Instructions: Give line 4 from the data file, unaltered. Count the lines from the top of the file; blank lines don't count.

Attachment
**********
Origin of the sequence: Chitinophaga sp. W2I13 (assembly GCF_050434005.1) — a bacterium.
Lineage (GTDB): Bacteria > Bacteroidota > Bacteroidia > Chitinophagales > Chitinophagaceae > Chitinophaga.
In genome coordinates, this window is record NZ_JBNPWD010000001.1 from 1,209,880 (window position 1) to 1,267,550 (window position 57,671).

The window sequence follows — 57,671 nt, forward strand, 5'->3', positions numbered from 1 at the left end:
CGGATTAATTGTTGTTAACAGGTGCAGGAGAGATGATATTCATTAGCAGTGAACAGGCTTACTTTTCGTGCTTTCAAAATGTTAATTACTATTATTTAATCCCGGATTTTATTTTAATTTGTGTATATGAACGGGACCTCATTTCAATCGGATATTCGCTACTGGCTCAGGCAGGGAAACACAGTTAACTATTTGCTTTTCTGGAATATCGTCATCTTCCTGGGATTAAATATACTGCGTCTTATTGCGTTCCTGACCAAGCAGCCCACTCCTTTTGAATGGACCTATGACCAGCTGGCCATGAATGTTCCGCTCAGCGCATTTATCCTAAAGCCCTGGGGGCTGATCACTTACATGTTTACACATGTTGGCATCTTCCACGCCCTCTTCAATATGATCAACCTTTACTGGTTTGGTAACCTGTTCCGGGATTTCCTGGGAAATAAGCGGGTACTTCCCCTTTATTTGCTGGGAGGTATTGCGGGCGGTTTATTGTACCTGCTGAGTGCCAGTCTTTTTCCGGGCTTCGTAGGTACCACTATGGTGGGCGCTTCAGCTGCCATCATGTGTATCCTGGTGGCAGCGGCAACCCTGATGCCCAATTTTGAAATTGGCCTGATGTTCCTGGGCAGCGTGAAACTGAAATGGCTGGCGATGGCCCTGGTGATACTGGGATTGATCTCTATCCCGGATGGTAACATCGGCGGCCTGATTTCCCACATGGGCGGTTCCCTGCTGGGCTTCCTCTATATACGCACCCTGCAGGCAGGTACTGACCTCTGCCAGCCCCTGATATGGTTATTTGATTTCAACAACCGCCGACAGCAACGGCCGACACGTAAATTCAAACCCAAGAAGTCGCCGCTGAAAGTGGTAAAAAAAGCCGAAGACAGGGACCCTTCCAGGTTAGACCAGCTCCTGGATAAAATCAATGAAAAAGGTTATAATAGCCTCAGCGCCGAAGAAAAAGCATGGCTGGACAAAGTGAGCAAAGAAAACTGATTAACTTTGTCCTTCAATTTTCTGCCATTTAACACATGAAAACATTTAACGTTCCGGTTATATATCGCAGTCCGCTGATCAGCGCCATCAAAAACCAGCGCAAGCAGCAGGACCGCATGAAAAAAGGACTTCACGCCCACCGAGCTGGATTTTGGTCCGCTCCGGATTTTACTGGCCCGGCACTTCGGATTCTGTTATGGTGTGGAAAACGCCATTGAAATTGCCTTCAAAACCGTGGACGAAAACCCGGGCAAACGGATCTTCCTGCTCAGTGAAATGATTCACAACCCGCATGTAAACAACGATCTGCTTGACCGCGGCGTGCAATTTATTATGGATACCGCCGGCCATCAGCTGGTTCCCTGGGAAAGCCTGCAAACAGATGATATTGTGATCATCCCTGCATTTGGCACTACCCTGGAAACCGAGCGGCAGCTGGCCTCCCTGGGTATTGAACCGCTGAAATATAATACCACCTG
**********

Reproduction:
The window sequence follows — 57,671 nt, forward strand, 5'->3', positions numbered from 1 at the left end: